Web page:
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                • #9
                  Hi Carter,

                  I'm one of the many who really appreciate getting them. I have shown them to many people and they are all on awe of the work you do. The people at the post office could not believe how you ever made that postal puzzle.
                  Thanks Carter.

                  Mike M
                  SD Mike

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                  • #10
                    Blades

                    I use the 2/0 puzzles blades from Mike's Workshop for just about everything I do. Once in awhile I will use an 8/0 jewelers blade for my postage stamp puzzles and occasionally a card, but they break often and, while cutting very fine, are quite slow (and frustrating) by comparison. Mike 2/0s cut very fine and are by far the most relable - and in 1/4 inch wood they last to the point where I begin to feel guilty for not changing them.

                    Carter

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                    • #11
                      Carter,
                      I'm sorry to be a bit thick, but what are you sanding after you cut? My saw and blades cut so smoothly that the only sanding I usually do is if I need to round over the edges, and I'm thinking you wouldn't want to be sanding on your glossy coated top.
                      Thanks for sharing so much already.
                      Sandy

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                      • #12
                        I have a little sander that's shaped like a triangle at it's tip. When I'm done with a puzzle, I lightly sand it's back to get rid of any raised edges. As I cut the pieces for large puzzles (`350 pieces), I cut 30 to 40 pieces at a time and quickly sand each piece before putting those pieces together and adding them to the total.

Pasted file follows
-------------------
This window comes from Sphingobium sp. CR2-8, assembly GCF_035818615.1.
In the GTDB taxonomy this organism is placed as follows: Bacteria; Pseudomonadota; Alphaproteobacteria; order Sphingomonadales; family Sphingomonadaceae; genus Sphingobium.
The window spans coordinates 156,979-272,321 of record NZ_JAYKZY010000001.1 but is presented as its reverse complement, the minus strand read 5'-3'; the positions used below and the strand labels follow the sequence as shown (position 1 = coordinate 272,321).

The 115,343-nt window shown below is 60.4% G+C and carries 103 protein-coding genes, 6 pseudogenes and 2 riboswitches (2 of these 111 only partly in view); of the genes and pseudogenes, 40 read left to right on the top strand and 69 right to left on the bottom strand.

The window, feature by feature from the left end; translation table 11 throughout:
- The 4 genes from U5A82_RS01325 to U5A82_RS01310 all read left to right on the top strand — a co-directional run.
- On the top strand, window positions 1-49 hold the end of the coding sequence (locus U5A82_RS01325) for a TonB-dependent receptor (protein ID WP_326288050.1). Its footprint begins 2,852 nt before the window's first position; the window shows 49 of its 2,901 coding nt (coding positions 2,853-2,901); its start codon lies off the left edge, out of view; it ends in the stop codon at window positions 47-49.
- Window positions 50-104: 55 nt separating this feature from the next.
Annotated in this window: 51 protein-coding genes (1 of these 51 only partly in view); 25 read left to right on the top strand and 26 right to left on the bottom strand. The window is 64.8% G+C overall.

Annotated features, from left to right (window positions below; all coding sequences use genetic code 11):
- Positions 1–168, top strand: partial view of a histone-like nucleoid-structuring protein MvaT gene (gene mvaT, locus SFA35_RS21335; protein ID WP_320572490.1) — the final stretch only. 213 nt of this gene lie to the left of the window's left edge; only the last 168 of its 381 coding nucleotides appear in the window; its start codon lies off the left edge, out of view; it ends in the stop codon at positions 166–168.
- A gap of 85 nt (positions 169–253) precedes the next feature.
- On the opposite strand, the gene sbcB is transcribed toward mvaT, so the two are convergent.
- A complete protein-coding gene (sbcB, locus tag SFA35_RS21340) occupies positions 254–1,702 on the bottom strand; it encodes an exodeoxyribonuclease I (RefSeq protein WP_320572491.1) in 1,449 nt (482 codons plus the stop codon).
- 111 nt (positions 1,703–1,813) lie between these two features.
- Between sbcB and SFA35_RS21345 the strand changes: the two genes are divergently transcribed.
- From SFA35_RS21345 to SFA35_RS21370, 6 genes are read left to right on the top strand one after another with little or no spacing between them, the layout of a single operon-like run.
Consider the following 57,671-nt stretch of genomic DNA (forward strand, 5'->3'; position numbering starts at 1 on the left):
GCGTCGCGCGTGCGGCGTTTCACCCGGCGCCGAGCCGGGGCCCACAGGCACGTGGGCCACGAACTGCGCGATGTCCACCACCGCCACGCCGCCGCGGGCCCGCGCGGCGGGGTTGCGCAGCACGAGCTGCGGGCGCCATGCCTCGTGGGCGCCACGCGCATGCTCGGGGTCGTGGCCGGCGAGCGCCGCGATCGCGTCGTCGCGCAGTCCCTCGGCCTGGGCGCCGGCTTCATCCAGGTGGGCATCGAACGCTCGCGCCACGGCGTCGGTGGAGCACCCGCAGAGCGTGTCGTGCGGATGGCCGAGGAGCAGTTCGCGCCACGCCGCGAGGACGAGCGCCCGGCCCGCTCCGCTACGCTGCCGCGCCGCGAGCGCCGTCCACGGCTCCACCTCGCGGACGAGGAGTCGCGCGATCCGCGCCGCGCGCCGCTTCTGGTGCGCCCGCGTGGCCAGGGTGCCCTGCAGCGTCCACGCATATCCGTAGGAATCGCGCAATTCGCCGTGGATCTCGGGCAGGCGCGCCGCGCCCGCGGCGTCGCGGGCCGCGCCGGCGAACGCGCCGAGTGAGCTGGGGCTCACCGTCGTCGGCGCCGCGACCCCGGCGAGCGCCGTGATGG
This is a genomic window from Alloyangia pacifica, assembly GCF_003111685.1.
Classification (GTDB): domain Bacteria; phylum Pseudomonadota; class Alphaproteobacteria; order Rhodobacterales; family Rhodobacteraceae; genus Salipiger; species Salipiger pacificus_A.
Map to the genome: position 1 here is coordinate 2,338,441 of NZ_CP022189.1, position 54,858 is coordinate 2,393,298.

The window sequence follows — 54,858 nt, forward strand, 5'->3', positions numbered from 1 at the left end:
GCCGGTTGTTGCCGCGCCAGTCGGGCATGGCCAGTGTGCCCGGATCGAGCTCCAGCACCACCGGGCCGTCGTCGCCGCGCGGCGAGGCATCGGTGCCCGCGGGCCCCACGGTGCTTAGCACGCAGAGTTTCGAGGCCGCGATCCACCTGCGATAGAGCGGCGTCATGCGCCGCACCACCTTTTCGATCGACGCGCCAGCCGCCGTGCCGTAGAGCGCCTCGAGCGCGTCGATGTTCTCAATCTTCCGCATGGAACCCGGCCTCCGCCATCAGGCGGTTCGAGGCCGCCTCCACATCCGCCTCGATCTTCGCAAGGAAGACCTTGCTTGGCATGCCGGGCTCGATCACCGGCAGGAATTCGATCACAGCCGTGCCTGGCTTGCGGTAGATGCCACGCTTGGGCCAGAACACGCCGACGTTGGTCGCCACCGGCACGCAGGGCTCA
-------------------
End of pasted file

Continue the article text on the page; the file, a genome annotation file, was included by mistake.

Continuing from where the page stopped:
When sanding is finished (and it doesn't take long), I slap a damp sponge over the front and back to pick up sawdust.

                        And I'm done. In the case of a big puzzles, I ready to take it apart and count the pieces. The card puzzles I keep assembled.

                        Carter

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                        • #13
                          OK - now I think I've gotcha. Thanks!
                          I think I will try to do one, and hope I don't have more questions.
                          Sandy

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                          • #14
                            More questions are fine....bring 'em on!

                            I cut 12 stamp puzzles today and I think now I'll go downstairs and cut a Christmas card puzzle (#31) before dinner.

                            Carter

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                            • #15
                              Your stamp puzzles - are those postage stamps you are cutting?!! I would love to see one of those!

                              I want to try one of the Christmas card puzzles - it's on my list of things to do. I just have to get down that far!!
                              T
                              Theresa

                              http://WoodNGoods.weebly.com

                              http://woodngoods.blogspot.com